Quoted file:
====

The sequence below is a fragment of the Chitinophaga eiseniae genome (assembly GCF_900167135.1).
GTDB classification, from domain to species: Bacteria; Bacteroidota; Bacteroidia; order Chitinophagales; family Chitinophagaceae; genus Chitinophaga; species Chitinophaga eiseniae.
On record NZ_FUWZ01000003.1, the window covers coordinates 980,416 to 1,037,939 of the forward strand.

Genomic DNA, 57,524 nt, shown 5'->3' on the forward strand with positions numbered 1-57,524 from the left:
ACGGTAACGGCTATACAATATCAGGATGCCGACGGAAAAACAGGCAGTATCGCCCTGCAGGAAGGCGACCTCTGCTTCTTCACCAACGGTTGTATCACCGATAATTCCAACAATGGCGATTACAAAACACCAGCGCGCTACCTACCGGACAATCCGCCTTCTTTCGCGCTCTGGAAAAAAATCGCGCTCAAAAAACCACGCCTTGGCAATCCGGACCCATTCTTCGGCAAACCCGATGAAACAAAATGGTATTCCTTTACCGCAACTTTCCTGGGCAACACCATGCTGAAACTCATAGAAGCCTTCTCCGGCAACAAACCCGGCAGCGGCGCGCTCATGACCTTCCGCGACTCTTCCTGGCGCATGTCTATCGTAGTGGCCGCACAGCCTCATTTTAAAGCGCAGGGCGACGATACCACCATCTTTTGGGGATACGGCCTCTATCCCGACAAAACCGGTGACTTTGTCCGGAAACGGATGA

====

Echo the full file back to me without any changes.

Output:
The sequence below is a fragment of the Chitinophaga eiseniae genome (assembly GCF_900167135.1).
GTDB classification, from domain to species: Bacteria; Bacteroidota; Bacteroidia; order Chitinophagales; family Chitinophagaceae; genus Chitinophaga; species Chitinophaga eiseniae.
On record NZ_FUWZ01000003.1, the window covers coordinates 980,416 to 1,037,939 of the forward strand.

Genomic DNA, 57,524 nt, shown 5'->3' on the forward strand with positions numbered 1-57,524 from the left:
ACGGTAACGGCTATACAATATCAGGATGCCGACGGAAAAACAGGCAGTATCGCCCTGCAGGAAGGCGACCTCTGCTTCTTCACCAACGGTTGTATCACCGATAATTCCAACAATGGCGATTACAAAACACCAGCGCGCTACCTACCGGACAATCCGCCTTCTTTCGCGCTCTGGAAAAAAATCGCGCTCAAAAAACCACGCCTTGGCAATCCGGACCCATTCTTCGGCAAACCCGATGAAACAAAATGGTATTCCTTTACCGCAACTTTCCTGGGCAACACCATGCTGAAACTCATAGAAGCCTTCTCCGGCAACAAACCCGGCAGCGGCGCGCTCATGACCTTCCGCGACTCTTCCTGGCGCATGTCTATCGTAGTGGCCGCACAGCCTCATTTTAAAGCGCAGGGCGACGATACCACCATCTTTTGGGGATACGGCCTCTATCCCGACAAAACCGGTGACTTTGTCCGGAAACGGATGA